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MIT16_07F09_Lec30

# MIT16_07F09_Lec30 - J Peraire S Widnall 16.07 Dynamics Fall...

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J. Peraire, S. Widnall 16.07 Dynamics Fall 2008 Version 2.0 Lecture L30 - 3D Rigid Body Dynamics: Tops and Gyroscopes 3D Rigid Body Dynamics: Euler Equations in Euler Angles In lecture 29, we introduced the Euler angles as a framework for formulating and solving the equations for conservation of angular momentum. We applied this framework to the free-body motion of a symmetrical body whose angular momentum vector was not aligned with a principal axis. The angular moment was however constant. We now apply Euler angles and Euler’s equations to a slightly more general case, a top or gyroscope in the presence of gravity. We consider a top rotating about a fixed point O on a ﬂat plane in the presence of gravity. Unlike our previous example of free-body motion, the angular momentum vector is not aligned with the Z axis, but precesses about the Z axis due to the applied moment. Whether we take the origin at the center of mass G or the fixed point O , the applied moment about the x axis is M x = Mgz G sinθ , where z G is the distance to the center of mass.. Initially, we shall not assume steady motion, but will develop Euler’s equations in the Euler angle variables ψ (spin), φ (precession) and θ (nutation). 1

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Referring to the figure showing the Euler angles, and referring to our study of free-body motion, we have the following relationships between the angular velocities along the x, y, z axes and the time rate of change of the Euler angles. The angular velocity vectors for θ ˙ , φ ˙ and ψ ˙ are shown in the figure. Note that these three angular velocity vectors are not orthogonal, giving rise to some cross products when the angular velocities ω i are calculated about the three principal axes. ω x = φ ˙ sin θsinφ + θ ˙ cos ψ (1) ˙ ω y = φsinθ cos φ θ ˙ sin ψ (2) ˙ ω z = φcosθ + ψ ˙ (3) 3D Rigid Body Dynamics: Euler’s Equations We consider a symmetric body, appropriate for a top, for which the moments of inertia I xx = I yy = I 0 and I zz = I . The angular momentum is then H x = I 0 ω x (4) H y = I 0 ω y (5) H z = z (6) For the general motion of a three-dimensional body, we have Euler’s equations in body-fixed axes which rotate with the body so that the moment of inertia is constant in time. In this body-fixed coordinate system, the conservation of angular momentum is H ˙ = d ([ I ] { ω } ) = AppliedMoments (7) dt 2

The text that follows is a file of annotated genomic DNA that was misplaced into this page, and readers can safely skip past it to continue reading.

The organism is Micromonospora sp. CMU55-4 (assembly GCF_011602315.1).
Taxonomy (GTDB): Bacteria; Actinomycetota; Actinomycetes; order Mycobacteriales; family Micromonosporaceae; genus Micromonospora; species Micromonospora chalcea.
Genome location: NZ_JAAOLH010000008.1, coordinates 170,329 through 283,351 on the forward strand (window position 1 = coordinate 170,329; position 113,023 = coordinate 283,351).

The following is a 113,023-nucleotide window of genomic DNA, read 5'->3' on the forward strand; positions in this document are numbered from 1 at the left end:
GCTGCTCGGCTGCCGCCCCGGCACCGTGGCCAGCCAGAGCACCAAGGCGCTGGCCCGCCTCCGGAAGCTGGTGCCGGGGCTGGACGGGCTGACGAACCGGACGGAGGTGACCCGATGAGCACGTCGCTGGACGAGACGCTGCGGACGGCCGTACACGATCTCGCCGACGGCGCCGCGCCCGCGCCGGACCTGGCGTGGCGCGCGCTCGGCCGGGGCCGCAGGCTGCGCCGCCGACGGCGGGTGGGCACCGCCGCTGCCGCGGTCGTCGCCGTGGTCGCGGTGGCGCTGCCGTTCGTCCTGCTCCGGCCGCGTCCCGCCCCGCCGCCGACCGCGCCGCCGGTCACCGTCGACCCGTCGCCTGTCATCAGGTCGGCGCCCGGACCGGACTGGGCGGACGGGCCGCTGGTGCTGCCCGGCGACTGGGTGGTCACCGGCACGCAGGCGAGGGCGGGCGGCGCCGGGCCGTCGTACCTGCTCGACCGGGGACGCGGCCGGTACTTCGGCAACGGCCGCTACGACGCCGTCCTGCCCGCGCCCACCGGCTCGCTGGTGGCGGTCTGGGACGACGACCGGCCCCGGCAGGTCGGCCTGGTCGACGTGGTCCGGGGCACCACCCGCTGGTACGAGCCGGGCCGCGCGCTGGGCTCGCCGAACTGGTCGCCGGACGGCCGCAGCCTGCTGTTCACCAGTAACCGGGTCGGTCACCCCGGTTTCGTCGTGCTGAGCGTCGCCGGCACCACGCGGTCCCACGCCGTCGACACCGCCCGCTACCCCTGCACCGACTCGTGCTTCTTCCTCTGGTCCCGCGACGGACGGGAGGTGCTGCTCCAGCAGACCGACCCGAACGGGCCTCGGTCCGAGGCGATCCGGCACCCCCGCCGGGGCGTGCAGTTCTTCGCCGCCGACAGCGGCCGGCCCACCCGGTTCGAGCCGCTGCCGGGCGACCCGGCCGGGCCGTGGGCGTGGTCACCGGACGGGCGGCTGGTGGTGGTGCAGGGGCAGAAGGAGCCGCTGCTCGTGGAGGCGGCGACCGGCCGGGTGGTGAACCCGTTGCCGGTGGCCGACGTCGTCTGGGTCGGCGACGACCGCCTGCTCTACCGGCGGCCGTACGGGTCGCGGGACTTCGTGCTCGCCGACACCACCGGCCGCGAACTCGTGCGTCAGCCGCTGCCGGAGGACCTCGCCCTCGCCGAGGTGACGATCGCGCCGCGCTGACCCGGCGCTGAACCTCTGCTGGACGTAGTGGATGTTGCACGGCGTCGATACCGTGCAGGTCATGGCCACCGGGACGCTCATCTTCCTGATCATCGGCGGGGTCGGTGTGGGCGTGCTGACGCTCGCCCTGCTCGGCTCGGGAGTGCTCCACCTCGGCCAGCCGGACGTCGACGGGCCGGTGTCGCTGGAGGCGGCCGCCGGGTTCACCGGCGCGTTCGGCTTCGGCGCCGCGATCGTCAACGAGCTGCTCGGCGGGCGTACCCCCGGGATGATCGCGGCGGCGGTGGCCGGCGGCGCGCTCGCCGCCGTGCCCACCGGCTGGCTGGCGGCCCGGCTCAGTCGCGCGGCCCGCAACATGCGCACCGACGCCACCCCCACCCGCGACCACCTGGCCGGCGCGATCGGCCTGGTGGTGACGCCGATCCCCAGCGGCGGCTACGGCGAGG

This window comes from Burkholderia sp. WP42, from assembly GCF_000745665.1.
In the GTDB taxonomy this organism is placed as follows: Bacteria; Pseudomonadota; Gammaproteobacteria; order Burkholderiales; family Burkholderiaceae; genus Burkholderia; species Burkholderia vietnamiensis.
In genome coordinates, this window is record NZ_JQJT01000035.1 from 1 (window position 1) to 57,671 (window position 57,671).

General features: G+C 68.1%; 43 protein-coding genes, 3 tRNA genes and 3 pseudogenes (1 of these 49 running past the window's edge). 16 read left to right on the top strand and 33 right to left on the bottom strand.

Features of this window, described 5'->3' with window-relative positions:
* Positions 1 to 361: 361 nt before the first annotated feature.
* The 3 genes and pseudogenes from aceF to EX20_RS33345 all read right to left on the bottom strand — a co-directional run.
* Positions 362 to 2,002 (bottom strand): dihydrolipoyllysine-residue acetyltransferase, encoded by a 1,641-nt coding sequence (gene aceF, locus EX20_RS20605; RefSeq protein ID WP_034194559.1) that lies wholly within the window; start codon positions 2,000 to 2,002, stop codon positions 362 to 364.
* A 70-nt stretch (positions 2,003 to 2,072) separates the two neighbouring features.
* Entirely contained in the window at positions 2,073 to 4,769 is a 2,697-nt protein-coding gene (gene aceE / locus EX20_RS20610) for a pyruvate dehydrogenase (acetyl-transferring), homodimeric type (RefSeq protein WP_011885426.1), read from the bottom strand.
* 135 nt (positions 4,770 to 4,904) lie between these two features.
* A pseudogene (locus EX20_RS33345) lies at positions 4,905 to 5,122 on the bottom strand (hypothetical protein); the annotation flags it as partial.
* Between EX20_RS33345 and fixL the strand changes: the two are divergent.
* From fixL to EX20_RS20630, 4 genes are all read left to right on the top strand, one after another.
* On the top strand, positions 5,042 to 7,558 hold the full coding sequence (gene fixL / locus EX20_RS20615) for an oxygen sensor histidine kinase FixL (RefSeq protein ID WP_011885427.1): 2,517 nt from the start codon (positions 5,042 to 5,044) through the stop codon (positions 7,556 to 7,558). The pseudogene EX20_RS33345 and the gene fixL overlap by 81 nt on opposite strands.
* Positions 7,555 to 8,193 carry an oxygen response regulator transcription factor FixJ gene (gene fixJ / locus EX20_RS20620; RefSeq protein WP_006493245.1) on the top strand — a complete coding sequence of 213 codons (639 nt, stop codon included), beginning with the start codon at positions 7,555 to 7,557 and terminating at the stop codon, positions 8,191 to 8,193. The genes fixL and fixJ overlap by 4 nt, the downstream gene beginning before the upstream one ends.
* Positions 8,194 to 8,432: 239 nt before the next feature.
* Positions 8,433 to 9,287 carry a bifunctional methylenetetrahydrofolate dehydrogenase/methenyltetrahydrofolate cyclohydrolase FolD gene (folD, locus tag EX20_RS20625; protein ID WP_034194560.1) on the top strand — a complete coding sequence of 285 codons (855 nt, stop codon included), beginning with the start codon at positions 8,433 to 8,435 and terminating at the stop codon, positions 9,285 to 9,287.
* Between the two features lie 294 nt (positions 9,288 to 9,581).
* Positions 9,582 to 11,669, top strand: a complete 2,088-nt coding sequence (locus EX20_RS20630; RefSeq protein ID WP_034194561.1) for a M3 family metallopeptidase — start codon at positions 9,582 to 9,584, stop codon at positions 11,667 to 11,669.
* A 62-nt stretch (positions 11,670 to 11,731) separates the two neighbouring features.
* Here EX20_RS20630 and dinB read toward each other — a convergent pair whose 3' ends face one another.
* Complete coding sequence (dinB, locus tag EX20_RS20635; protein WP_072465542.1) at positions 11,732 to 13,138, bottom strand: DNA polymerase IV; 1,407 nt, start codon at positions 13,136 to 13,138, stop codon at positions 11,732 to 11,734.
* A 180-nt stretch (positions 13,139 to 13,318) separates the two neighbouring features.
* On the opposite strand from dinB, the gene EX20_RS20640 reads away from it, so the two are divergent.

d Since we have chosen to work in a rotating coordinate system so that dt I = 0, we must pay the price, applying Coriolis theorem to obtain the time derivative of the angular velocity vector in the rotating coordinate system H ˙ = d H + Ω × H , (8) dt resulting in the ”Euler” equations expressed in the x, y, z coordinate system moving with the body. In general, we must rotate with the total angular velocity ω of the body, so that the governing equation for the conservation of angular momentum become, with Ω = ω .

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